Planning to become pregnant in 2016? If you answered yes, then it’s time to talk about folic acid and the many positive effects it can have on you and your unborn child. If you’re considering having a baby, now, is the perfect time to share what we know so you can prepare for a healthy baby, even before you’re expecting!
It’s important for women to make sure they are getting enough folic acid throughout their pregnancy, but women who are currently pregnant are not the only women who should be taking it. Rather, every woman who is able to get pregnant ought to take a daily dose. It’s highly beneficial to have folate built up in the system because birth defects develop in a baby within the mother’s first three to four weeks of pregnancy. Studies have shown that women who started taking folic acid (the manmade version of vitamin B known as folate), at least a year before becoming pregnant, cut their likelihood of having a baby with a birth defect in half.
What Birth Defects Are We Talking About?
The most common birth defects in newborns that can be reduced by folate taken before pregnancy are known by the umbrella term neural tube defects because they are brought on from a baby’s neural tube failing to close in the right way. One neural tube defect is called spina bifida – this is when the bones of the spinal column do not develop fully and, in turn, several nerves in the body are not able to perform their jobs properly. This leads to permanent disabilities for a child and the need for a number of future surgeries. A second, and more severe, neural tube defect in a baby is called anencephaly. This is when major portions of the brain don’t develop leaving the baby unable to survive gestation or dying shortly after birth. However, the good news is that when the mother has taken enough folic acid, her baby’s chance of developing a neural tube defect is cut by 50 percent.
In addition to reducing the risk of neural tube defects, folic acid also plays an important role in preventing low birth weight, premature birth, and cleft lip and palates in babies. And moms benefit directly from folic acid, too, through a reduced risk of stroke, heart disease, Alzheimer’s disease and even some forms of cancer.
How Much Is Enough?
Typically, women should take at least 400 to 800 micrograms (mcg) (0.4-0.8 milligrams) of folate every day before and during pregnancy. Women who are breastfeeding should take at least 500 mcg a day, and 4,000 mcg should be consumed every day by women who have previously had a child with a neural tube defect or who have family members with a history of spina bifida. Talk with your doctor to find out what the right daily dose of folic acid is for you, as he/she may prescribe a very specific amount to based on your individual medical history and any medications you are already taking.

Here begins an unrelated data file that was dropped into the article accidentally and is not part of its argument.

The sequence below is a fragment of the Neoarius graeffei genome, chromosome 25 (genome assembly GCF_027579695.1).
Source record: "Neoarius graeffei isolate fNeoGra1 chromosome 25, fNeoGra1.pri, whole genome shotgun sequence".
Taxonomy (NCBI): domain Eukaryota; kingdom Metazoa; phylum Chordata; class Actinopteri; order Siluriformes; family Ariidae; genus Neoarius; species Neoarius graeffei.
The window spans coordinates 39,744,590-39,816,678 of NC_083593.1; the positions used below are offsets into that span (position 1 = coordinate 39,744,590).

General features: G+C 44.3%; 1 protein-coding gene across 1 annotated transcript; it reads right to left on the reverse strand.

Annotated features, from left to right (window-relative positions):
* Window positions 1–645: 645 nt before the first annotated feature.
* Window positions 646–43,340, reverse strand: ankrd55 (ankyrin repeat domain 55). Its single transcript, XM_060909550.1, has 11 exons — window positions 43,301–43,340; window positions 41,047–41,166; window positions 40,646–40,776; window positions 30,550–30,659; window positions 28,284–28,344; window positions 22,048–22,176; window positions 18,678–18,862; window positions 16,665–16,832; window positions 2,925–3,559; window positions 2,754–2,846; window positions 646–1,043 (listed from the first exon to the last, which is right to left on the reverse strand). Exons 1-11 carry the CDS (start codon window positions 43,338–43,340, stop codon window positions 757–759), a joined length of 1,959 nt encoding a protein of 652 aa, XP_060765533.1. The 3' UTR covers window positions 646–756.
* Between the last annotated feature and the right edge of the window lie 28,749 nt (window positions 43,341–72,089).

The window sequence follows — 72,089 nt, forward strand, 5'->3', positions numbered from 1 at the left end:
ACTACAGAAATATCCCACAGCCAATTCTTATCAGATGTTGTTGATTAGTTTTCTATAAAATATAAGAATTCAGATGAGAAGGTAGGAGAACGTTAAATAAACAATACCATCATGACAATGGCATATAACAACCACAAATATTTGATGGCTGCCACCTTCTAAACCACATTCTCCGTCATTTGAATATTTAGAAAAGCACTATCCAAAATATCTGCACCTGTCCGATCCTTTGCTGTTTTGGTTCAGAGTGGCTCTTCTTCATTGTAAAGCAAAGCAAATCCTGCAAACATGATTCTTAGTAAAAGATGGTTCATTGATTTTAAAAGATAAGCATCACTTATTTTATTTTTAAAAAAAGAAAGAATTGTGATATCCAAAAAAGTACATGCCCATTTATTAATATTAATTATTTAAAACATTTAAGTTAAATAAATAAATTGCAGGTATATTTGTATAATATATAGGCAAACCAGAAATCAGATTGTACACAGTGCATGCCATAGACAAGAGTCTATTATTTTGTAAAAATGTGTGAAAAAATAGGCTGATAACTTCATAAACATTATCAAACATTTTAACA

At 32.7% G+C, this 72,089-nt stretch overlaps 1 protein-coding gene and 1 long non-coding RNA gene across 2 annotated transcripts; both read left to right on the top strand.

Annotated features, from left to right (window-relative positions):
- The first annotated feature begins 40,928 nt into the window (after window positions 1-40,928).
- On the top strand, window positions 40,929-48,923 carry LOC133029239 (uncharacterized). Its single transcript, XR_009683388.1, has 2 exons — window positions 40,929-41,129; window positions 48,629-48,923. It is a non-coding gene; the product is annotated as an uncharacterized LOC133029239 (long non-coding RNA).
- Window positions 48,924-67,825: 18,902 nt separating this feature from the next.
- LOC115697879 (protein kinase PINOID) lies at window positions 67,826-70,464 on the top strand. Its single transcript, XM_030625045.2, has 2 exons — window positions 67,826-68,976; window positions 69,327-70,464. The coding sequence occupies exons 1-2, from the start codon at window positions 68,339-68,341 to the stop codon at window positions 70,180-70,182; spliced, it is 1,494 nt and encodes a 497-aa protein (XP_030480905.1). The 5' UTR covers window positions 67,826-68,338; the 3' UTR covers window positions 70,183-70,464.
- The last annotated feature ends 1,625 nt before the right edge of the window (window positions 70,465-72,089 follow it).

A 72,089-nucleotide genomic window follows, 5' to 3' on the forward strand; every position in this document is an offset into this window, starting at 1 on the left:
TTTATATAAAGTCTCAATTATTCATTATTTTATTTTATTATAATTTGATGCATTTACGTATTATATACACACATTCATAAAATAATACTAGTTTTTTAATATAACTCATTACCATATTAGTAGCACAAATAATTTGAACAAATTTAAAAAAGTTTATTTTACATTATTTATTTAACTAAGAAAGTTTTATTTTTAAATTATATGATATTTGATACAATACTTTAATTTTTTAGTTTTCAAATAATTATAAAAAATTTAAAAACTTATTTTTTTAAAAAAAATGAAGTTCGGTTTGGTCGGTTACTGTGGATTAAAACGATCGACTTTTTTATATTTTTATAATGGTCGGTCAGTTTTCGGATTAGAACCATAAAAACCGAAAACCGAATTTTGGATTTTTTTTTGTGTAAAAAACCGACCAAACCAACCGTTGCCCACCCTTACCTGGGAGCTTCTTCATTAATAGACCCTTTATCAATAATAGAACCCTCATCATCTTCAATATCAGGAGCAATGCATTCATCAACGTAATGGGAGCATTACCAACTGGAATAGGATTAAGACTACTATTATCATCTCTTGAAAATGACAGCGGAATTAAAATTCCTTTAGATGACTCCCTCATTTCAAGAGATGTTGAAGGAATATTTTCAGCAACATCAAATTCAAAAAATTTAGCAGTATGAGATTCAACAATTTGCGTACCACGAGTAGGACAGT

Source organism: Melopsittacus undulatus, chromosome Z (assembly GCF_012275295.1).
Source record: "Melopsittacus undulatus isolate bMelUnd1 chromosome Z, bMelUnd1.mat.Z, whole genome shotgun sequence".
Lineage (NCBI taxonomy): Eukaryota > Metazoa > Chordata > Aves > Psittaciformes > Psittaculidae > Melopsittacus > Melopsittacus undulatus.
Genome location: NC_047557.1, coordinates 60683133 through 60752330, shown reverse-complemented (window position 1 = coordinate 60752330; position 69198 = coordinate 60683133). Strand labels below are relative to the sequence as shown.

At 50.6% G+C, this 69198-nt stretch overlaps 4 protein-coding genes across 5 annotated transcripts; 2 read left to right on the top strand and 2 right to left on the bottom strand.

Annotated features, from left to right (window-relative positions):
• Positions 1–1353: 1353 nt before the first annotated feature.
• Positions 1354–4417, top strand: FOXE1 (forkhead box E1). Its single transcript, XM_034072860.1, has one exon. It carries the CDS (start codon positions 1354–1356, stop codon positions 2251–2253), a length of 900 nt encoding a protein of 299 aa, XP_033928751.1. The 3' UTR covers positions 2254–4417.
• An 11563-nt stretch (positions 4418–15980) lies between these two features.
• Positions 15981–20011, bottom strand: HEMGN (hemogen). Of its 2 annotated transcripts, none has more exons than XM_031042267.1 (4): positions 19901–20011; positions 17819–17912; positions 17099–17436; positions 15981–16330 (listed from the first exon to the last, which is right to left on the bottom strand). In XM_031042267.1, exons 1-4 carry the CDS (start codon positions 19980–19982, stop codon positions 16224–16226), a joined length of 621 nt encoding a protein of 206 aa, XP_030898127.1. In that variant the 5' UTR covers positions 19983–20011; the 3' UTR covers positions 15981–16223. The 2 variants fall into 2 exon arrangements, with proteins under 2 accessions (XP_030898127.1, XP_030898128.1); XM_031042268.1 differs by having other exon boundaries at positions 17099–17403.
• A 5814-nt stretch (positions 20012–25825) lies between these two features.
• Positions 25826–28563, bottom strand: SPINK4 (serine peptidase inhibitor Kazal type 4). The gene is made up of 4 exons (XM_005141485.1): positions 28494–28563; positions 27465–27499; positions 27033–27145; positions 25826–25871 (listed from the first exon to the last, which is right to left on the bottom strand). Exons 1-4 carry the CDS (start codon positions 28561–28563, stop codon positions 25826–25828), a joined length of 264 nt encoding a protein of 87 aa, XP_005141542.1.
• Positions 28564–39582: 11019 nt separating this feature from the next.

Where Can We Find It?
Several vitamins contain the full recommended daily dosage of folic acid. Just check the label on the container. If it’s listed as having 400 to 800 mcg or 100 percent daily value of folic acid then it’s a good daily vitamin to take.
What you may not know is that a handful of foods we eat contain folic acid, as well. Some of these foods are:
- Citrus fruits/juices
- Dried peas or beans (e.g., great northern beans)
- Dark green vegetables (e.g., spinach, asparagus, okra, broccoli)
- Grain products (e.g., breads, pastas, white rice)
An important note is that the combination of a manmade and natural folic acid is the best formula for anybody. The manmade form is found in vitamin pills, and the natural form is found in foods. The body has different ways of using each. Because of this, making sure you get a little bit of both is the best path to take.
Review What You Have Learned
Think you now know everything there is to know about folic acid? Take this quiz from the CDC to test your knowledge and find out what steps you can take next. Then, click here to find a variety of downloadable resources so you can share what you know with your fellow moms-to-be.
Join the conversation. Use the comment section below to post any advice or personal stories you may have in regard to folic acid and its power to fight birth defects.